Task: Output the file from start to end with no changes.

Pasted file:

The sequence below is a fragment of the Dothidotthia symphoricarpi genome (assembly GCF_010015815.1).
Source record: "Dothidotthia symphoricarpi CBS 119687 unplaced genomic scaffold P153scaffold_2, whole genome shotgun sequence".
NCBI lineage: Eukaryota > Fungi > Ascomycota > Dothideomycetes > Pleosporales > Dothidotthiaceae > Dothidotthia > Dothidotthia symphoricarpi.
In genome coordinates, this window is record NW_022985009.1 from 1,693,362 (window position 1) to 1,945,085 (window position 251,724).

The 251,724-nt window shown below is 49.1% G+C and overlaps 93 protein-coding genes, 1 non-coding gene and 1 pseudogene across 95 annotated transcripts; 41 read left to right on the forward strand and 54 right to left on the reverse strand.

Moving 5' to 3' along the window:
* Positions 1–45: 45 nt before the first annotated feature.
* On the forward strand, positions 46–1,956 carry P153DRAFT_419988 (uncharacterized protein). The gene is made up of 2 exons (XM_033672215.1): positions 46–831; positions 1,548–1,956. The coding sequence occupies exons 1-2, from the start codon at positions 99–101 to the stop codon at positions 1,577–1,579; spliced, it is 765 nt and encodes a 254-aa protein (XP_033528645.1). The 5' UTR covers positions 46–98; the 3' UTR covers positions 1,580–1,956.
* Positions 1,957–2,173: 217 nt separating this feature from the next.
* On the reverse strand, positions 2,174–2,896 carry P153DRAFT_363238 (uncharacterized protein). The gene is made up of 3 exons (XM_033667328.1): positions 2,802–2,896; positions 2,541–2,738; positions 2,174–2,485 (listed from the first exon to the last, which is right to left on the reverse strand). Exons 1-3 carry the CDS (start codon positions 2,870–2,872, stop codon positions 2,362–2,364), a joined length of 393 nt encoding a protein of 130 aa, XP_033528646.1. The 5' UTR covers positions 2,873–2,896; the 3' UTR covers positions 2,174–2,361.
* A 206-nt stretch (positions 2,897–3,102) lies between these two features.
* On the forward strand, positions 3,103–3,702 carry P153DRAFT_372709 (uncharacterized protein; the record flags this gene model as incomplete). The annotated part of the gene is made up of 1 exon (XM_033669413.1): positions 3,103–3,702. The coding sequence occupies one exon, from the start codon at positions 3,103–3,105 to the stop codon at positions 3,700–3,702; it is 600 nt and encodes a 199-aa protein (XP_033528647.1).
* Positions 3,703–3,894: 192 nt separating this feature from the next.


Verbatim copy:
The sequence below is a fragment of the Dothidotthia symphoricarpi genome (assembly GCF_010015815.1).
Source record: "Dothidotthia symphoricarpi CBS 119687 unplaced genomic scaffold P153scaffold_2, whole genome shotgun sequence".
NCBI lineage: Eukaryota > Fungi > Ascomycota > Dothideomycetes > Pleosporales > Dothidotthiaceae > Dothidotthia > Dothidotthia symphoricarpi.
In genome coordinates, this window is record NW_022985009.1 from 1,693,362 (window position 1) to 1,945,085 (window position 251,724).

The 251,724-nt window shown below is 49.1% G+C and overlaps 93 protein-coding genes, 1 non-coding gene and 1 pseudogene across 95 annotated transcripts; 41 read left to right on the forward strand and 54 right to left on the reverse strand.

Moving 5' to 3' along the window:
* Positions 1–45: 45 nt before the first annotated feature.
* On the forward strand, positions 46–1,956 carry P153DRAFT_419988 (uncharacterized protein). The gene is made up of 2 exons (XM_033672215.1): positions 46–831; positions 1,548–1,956. The coding sequence occupies exons 1-2, from the start codon at positions 99–101 to the stop codon at positions 1,577–1,579; spliced, it is 765 nt and encodes a 254-aa protein (XP_033528645.1). The 5' UTR covers positions 46–98; the 3' UTR covers positions 1,580–1,956.
* Positions 1,957–2,173: 217 nt separating this feature from the next.
* On the reverse strand, positions 2,174–2,896 carry P153DRAFT_363238 (uncharacterized protein). The gene is made up of 3 exons (XM_033667328.1): positions 2,802–2,896; positions 2,541–2,738; positions 2,174–2,485 (listed from the first exon to the last, which is right to left on the reverse strand). Exons 1-3 carry the CDS (start codon positions 2,870–2,872, stop codon positions 2,362–2,364), a joined length of 393 nt encoding a protein of 130 aa, XP_033528646.1. The 5' UTR covers positions 2,873–2,896; the 3' UTR covers positions 2,174–2,361.
* A 206-nt stretch (positions 2,897–3,102) lies between these two features.
* On the forward strand, positions 3,103–3,702 carry P153DRAFT_372709 (uncharacterized protein; the record flags this gene model as incomplete). The annotated part of the gene is made up of 1 exon (XM_033669413.1): positions 3,103–3,702. The coding sequence occupies one exon, from the start codon at positions 3,103–3,105 to the stop codon at positions 3,700–3,702; it is 600 nt and encodes a 199-aa protein (XP_033528647.1).
* Positions 3,703–3,894: 192 nt separating this feature from the next.